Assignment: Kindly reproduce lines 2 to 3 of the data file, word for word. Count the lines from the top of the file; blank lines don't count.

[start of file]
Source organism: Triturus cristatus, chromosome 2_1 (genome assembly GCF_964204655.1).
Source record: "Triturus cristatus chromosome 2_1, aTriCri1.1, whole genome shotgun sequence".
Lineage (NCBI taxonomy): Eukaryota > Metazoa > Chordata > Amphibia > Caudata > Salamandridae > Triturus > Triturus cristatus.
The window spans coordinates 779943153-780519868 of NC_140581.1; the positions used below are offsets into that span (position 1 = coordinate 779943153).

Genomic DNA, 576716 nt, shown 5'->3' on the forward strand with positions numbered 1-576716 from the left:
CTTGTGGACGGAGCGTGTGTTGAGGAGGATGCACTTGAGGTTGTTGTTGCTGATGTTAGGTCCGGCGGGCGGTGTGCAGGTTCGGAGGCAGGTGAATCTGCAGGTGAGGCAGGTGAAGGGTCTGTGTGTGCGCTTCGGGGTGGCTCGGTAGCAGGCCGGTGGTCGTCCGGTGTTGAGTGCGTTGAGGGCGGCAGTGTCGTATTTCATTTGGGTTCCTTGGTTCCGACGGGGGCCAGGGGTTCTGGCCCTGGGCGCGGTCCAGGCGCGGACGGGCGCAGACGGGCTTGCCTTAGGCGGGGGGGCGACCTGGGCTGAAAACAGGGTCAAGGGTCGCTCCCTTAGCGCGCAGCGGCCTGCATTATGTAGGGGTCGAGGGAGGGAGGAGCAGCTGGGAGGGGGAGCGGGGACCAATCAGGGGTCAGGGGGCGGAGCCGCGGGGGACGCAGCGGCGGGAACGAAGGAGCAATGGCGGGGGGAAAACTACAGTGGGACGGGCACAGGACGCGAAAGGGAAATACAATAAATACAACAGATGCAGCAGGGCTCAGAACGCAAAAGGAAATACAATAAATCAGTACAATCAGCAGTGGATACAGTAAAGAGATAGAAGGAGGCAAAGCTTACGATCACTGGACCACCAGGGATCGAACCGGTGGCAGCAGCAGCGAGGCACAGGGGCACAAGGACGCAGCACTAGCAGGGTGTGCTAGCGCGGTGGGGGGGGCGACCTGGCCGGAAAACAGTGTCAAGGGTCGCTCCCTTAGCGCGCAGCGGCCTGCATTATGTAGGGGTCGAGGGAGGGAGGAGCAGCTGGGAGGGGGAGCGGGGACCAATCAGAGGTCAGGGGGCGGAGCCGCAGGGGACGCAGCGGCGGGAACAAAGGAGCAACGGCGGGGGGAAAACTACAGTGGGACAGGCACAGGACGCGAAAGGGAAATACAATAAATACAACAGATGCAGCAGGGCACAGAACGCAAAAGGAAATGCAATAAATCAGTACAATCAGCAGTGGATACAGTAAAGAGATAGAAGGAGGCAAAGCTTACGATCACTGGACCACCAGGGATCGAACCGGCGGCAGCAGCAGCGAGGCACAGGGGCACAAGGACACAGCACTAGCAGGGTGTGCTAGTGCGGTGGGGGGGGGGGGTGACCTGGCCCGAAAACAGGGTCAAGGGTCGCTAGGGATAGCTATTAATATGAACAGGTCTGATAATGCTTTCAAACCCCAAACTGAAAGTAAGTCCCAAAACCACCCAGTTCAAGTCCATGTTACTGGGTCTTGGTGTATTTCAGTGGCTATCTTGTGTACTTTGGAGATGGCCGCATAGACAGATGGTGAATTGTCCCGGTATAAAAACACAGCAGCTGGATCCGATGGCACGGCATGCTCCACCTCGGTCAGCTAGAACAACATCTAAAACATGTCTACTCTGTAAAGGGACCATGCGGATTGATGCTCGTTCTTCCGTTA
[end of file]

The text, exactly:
Source record: "Triturus cristatus chromosome 2_1, aTriCri1.1, whole genome shotgun sequence".
Lineage (NCBI taxonomy): Eukaryota > Metazoa > Chordata > Amphibia > Caudata > Salamandridae > Triturus > Triturus cristatus.